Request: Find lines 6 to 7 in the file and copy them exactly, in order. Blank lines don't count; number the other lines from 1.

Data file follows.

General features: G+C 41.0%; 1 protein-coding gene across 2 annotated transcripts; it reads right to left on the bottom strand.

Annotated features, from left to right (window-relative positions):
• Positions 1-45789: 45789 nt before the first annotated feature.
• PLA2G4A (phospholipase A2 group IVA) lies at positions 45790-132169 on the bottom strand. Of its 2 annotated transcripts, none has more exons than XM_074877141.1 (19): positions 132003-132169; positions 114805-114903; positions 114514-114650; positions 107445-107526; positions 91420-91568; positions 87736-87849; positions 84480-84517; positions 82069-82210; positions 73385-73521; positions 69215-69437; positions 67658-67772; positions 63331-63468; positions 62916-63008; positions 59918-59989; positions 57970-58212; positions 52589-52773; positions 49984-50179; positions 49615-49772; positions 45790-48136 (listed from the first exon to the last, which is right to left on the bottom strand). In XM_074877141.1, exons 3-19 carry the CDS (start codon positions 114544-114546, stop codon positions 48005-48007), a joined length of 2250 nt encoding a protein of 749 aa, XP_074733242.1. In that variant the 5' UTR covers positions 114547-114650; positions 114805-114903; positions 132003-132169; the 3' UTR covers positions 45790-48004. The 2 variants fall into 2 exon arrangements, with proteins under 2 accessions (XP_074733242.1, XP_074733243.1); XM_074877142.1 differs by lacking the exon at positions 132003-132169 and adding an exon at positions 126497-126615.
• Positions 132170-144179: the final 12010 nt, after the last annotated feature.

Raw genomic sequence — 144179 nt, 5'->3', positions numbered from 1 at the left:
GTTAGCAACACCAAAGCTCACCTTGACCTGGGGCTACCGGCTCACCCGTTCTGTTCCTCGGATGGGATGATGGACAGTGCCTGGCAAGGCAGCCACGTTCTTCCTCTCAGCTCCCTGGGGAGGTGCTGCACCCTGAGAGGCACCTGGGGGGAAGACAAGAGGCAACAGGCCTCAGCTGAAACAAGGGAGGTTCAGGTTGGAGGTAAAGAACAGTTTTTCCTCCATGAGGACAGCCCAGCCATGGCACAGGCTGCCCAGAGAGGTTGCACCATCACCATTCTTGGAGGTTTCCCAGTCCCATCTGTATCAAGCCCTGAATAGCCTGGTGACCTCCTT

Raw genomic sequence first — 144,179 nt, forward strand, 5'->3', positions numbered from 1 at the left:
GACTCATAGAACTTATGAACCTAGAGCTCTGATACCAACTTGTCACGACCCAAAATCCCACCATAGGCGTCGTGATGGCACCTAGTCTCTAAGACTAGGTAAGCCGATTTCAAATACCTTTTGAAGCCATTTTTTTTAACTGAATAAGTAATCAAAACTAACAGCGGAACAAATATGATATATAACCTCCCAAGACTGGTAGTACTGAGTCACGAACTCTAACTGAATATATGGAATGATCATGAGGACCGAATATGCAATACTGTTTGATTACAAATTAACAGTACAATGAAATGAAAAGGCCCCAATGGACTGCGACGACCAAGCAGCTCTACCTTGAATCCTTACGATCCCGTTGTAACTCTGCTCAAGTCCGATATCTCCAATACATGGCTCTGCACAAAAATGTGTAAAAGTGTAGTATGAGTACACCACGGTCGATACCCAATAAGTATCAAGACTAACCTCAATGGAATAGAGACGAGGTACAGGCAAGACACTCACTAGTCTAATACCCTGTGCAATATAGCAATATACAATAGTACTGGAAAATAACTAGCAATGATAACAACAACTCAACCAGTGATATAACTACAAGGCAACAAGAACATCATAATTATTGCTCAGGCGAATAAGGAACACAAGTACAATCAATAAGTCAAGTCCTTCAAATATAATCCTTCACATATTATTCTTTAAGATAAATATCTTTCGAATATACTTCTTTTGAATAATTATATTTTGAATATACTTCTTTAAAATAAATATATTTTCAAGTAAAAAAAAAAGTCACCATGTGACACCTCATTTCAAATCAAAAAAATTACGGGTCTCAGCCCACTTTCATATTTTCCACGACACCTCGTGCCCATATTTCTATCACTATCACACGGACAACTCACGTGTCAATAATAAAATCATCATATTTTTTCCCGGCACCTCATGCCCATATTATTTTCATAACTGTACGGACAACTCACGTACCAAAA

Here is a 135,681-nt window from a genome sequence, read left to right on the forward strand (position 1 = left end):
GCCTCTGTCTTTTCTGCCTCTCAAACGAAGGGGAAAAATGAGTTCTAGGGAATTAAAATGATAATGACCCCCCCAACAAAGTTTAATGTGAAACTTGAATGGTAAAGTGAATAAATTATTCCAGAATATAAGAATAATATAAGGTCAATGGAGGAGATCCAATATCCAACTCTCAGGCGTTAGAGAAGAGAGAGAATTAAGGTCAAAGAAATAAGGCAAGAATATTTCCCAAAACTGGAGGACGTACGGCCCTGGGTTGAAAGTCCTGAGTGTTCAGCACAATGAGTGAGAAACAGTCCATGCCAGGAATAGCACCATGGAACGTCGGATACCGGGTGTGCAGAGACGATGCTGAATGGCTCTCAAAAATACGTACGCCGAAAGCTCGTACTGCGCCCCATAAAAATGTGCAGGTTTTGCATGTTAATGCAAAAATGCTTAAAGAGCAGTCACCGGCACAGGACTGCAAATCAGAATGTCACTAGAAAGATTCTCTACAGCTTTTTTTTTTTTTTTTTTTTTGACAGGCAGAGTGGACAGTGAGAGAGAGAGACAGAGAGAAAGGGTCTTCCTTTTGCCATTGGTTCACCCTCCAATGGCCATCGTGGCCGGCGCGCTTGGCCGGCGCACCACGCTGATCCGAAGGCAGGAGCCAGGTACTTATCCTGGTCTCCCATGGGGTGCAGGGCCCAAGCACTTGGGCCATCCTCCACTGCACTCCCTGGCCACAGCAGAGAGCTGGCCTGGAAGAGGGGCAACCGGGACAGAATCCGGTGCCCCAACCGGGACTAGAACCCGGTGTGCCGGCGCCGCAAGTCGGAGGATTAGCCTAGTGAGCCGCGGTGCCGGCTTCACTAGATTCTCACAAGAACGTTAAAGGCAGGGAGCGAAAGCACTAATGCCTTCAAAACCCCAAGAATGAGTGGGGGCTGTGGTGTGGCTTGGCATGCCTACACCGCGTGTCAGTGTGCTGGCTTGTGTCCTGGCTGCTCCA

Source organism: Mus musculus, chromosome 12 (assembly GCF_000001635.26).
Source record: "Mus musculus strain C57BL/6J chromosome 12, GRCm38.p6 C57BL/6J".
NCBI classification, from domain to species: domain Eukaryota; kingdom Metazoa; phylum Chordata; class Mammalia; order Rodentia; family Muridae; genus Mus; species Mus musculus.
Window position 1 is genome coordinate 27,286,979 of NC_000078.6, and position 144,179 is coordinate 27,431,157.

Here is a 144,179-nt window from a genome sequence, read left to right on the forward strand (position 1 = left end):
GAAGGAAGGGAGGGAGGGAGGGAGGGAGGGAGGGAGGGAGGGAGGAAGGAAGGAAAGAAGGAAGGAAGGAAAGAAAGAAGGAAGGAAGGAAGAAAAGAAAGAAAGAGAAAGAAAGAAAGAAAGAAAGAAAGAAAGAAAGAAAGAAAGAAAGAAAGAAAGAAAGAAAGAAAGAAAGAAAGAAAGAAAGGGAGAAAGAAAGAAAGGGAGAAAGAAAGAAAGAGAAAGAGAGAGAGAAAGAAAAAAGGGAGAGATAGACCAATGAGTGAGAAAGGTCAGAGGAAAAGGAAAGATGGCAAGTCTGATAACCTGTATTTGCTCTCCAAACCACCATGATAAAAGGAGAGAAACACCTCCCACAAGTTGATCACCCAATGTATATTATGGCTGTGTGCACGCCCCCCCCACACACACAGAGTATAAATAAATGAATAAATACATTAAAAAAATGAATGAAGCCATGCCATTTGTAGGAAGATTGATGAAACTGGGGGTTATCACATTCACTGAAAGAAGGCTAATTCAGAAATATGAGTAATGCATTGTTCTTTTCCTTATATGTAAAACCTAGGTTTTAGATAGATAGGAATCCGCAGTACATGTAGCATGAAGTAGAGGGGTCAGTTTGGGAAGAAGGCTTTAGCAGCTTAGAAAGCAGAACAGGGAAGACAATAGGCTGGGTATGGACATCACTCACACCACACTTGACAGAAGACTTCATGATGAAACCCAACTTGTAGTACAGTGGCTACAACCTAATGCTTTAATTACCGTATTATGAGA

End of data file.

Raw genomic sequence — 144179 nt, 5'->3', positions numbered from 1 at the left:
GTTAGCAACACCAAAGCTCACCTTGACCTGGGGCTACCGGCTCACCCGTTCTGTTCCTCGGATGGGATGATGGACAGTGCCTGGCAAGGCAGCCACGTTCTTCCTCTCAGCTCCCTGGGGAGGTGCTGCACCCTGAGAGGCACCTGGGGGGAAGACAAGAGGCAACAGGCCTCAGCTGAAACAAGGGAGGTTCAGGTTGGAGGTAAAGAACAGTTTTTCCTCCATGAGGACAGCCCAGCCATGGCACAGGCTGCCCAGAGAGGTTGCACCATCACCATTCTTGGAGGTTTCCCAGTCCCATCTGTATCAAGCCCTGAATAGCCTGGTGACCTCCTT